Question: What inspires you to do science?
Karen answered on 7 Nov 2016:
My pay check!!
And the fact that as a medical scientist I am very much involved in the treatment and diagnosis of disease. 70% approx of diagnosis by doctors is based on the results obtained from the lab. we are very much involved in recommending further avenues of testing and in the interpretation of results.
There is a huge adrenaline rush when you are involved in an emergency (especially if like me you work in blood transfusion) and a huge sense of satisfaction when a patient makes it through the night because of the combined efforts of doctors, nurses and the laboratory. I would have a huge involvement in emergencies such as meningococcal meningitis, malaria, car accidents etc.
Patients are what inspire me and their well being
Michel Destrade answered on 7 Nov 2016:
The thought that maybe one day one of my results will help someone.
Also, as a kid, I was always wondering how does the world work. It was hard to make sense of it all, until I studied physics and saw that it could explain a lot of things!
I still get a kick out of solving an equation, every time. It’s a bit like when you finally reach the next level at a video game, you get a great personal satisfaction, but then you still go on to play some more. It’s never ending!
Mark Kennedy answered on 8 Nov 2016:
Like Michel, I’ve always been curious with how things work, and how things are put together. So, for me, trying to figure out how the Universe works, and how it’s all put together, is what inspires me!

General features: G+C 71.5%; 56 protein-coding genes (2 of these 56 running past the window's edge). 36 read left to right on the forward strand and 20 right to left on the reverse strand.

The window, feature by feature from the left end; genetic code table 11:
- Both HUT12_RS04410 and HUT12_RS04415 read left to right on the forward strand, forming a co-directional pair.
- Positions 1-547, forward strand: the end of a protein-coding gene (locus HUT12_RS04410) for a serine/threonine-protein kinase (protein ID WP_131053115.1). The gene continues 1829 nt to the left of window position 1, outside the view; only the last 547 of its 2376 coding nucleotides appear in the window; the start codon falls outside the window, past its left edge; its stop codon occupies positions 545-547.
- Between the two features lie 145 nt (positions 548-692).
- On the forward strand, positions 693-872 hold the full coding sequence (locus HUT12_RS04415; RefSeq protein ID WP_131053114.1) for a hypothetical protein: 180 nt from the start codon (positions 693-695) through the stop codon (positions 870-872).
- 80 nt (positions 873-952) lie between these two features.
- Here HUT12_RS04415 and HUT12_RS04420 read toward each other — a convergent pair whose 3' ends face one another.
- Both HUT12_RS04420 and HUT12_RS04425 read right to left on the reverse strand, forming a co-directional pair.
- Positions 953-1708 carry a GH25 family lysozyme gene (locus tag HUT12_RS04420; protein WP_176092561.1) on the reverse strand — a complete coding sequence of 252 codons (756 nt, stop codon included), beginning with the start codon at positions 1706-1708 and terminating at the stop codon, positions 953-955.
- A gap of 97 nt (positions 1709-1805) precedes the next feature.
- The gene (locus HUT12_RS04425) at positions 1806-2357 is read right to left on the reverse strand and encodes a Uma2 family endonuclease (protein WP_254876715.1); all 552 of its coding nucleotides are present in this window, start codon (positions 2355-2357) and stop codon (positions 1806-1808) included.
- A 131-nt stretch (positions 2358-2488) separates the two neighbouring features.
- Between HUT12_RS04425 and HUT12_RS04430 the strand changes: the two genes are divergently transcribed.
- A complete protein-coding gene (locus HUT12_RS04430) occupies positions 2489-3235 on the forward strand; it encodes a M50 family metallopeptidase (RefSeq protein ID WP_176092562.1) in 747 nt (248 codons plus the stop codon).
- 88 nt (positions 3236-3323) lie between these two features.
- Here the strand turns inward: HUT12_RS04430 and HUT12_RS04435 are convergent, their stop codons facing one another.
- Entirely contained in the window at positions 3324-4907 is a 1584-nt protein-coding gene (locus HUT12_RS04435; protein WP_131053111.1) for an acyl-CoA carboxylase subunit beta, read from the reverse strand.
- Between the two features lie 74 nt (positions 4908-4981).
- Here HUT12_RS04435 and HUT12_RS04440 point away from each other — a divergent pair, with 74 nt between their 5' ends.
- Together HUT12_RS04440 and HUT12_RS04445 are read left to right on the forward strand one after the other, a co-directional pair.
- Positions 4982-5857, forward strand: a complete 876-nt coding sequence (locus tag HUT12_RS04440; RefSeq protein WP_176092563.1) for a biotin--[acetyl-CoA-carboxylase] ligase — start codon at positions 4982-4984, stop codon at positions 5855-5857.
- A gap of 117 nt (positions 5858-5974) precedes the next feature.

That, and whenever there’s a clear night, I go outside and look at the starry sky. Just staring up at it, wondering what’s out there waiting to be discovered, inspires me to do my work.
Gavin Coleman answered on 10 Nov 2016:
I love the opportunity to learn more about how the world around us works, while hoping to discover something that may one day improve human health, or make a difference. I can’t help but be curious about what makes things tick, and the ability to learn something or understand something that nobody else has before is invigorating 🙂
Roisin Jones answered on 13 Nov 2016:
Curiosity! I love finding out how pieces of the world fit together, and there’s something very exciting about being the first person to discover how something works, even if it’s only something small. Also, knowing that my work may help people gives me a deep sense of satisfaction, as I’d like to leave the world a slightly better place than I found it!
@gavin do you believe in god or do you think its all science
what do scientists mostley do in their laboratory
what is the word science basically what does it mean?
How do rainbows work?
Do you play an instrument and if you don’t what instrument would you like to play ( I play bodhrán, fiddle and tin